From Book Riot: 42 OF THE BEST FANTASY NOVELS FROM THE LAST 10 YEARS
And sure, I’m at least mildly curious. I do think this sort of thing should generally be phrased: 42 Of My Personal Favorite Fantasy Novels Of The Past Ten Years, because even if you start off by trying to list THE BEST, you’re probably going to slide toward your own personal favorites before you get to forty-two.
Also, why forty-two? Besides the obvious reason, I mean. Why not ten, which is the correct number for a Top Ten list, or twenty, which is a sensible number people can realistically consider in a single post? Or, if you’re going for a longer list that is really (in my opinion) too long, why not fifty?
Also, I have to say, limiting the list to “the past ten years” is all very well, there are good reasons to do that, but you DO REALIZE that you’re cutting Patricia McKillip off your list when you do that, right? Because she did have one book come out in the past decade, but it was by no means her best. I’m sure there are other authors in the same category of THE BEST EVER but not in the past ten years.
But sure, fine, the past then years, lots of great books, of course.
Are any of the fantasy novels I personally think might reasonably be included actually on this list? I’ve read a lot fewer books in the past ten years than I did in the years previous to that because writing takes up a lot of time, so I feel like I’ve probably missed practically everything. Also, I haven’t wanted to read high-tension books for the past couple of years. Besides that, I think some of the self-published books I’ve read in the past few years have been absolutely stellar, and there’s no chance they’ll be on a list like this.
I might pick … hmm … in no order whatsoever:
Piranesi, and I feel this is a no brainer and will also probably be on this list, or if it’s not, I don’t know why not. It was a highly visible work since it’s the only other novel Susannah Clarke has written, everyone has heard of it and probably read it, and it’s beautiful. Here’s my review.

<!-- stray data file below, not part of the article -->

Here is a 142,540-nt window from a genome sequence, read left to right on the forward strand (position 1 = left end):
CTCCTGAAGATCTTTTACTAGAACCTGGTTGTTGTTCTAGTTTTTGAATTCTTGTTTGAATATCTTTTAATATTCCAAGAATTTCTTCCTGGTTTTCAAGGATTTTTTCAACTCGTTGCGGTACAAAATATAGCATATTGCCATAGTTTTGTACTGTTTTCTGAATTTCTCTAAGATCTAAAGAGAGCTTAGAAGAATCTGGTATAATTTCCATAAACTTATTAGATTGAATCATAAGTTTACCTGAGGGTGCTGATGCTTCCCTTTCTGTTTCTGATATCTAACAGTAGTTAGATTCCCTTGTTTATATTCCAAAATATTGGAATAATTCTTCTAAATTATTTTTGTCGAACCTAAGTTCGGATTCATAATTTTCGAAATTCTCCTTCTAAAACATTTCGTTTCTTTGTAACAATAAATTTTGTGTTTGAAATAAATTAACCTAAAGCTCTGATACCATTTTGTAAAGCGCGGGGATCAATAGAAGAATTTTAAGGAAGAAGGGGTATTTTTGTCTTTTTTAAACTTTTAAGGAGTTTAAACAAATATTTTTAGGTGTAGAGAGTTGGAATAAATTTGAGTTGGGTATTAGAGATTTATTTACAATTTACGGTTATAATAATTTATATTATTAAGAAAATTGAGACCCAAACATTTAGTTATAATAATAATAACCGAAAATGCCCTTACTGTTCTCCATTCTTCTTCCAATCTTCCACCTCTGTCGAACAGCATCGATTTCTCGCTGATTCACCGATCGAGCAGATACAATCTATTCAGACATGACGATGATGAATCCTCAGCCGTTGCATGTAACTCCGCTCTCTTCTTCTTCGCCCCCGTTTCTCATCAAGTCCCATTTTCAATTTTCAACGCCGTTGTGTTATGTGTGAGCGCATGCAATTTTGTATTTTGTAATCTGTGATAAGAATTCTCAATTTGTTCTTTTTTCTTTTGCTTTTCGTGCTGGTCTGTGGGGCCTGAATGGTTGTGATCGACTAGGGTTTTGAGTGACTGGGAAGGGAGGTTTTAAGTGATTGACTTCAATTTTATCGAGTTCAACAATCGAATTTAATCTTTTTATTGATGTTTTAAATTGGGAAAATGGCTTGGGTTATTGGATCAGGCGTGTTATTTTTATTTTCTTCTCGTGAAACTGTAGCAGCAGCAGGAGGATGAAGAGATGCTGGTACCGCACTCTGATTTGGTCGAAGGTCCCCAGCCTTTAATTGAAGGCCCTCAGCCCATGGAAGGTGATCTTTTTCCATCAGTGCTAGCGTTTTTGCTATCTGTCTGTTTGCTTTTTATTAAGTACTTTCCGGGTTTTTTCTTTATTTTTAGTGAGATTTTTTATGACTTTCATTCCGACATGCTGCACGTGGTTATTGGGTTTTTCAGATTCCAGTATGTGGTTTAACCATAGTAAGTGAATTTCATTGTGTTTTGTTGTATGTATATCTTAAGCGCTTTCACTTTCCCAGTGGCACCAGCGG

But I’m also going to add From All False Doctrine, which is so well put together, so beautifully written, and so coherent in theme that I think it could arguably belong on a list of The Best Fantasy of the past ten years. Here’s my review.
And then I’d have to pause and consider. Rather than doing that, let me click through to the Book Riot post and see what’s actually on there …
Oh, yes, there’s The Goblin Emperor! Well, good. I’m a little surprised, and also, has anybody read the second book where Celehar is the pov protagonist? I found the first book frustrating, partly because it just wasn’t the book I wanted for the sequel, but largely because Celehar is such a doormat. Has he begun to overcome that problem in the second book? Because, sheesh.
What else? Let me see … lots of titles I recognize but haven’t read; a few I tried but didn’t finish; at least one I tried and found thoroughly underwhelming. Oh, there’s Uprooted. Well, you know I eventually turned out not to like this book very much even though I loved it the first time I read it.
So many books that are on my radar, some of which I actually own, such as Jade City.
Despite many, many interesting and enticing books on the Book Riot list, and despite Sarah Beth Durst being a bit hit or miss with me, I nevertheless find Race the Sands maybe the one that draws me the most:
This is a splendid cover, and although I didn’t much care for National Velvet as a kid, when I read practically nothing but animal stories, describing this one as a retelling of that classic story does draw me toward this book. Here’s the description:
Life, death, and rebirth—in Becar, who you are in this life will determine your next life. Yet there is hope—you can change your destiny with the choices you make. But for the darkest individuals, there is no redemption: you come back as a kehok, a monster, and are doomed to be a kehok for the rest of time.
Unless you can win the Races.
After a celebrated career as an elite kehok rider, Tamra became a professional trainer. Then a tragic accident shattered her confidence, damaged her reputation, and left her nearly broke. Now, she needs the prize money to prevent the local temple from taking her daughter away from her, and that means she must once again find a winning kehok . . . and a rider willing to trust her. Raia is desperate to get away from her domineering family and cruel fiancé. As a kehok rider, she could earn enough to buy her freedom. But she needs a first-rate trainer. Impressed by the inexperienced young woman’s determination, Tamra hires Raia and pairs her with a strange new kehok with the potential to win—if he can be tamed.
But in this sport, if you forget you’re riding on the back of a monster, you die. Tamra and Raia will work harder than they ever thought possible to win the deadly Becaran Races—and in the process, discover what makes this particular kehok so special.
I’m drawn in by all these characters, I’m curious about the kehok lion, and hey, this is a standalone, which is a plus. I think I might actually have this downstairs in paper! If not, I should at least pick up a sample.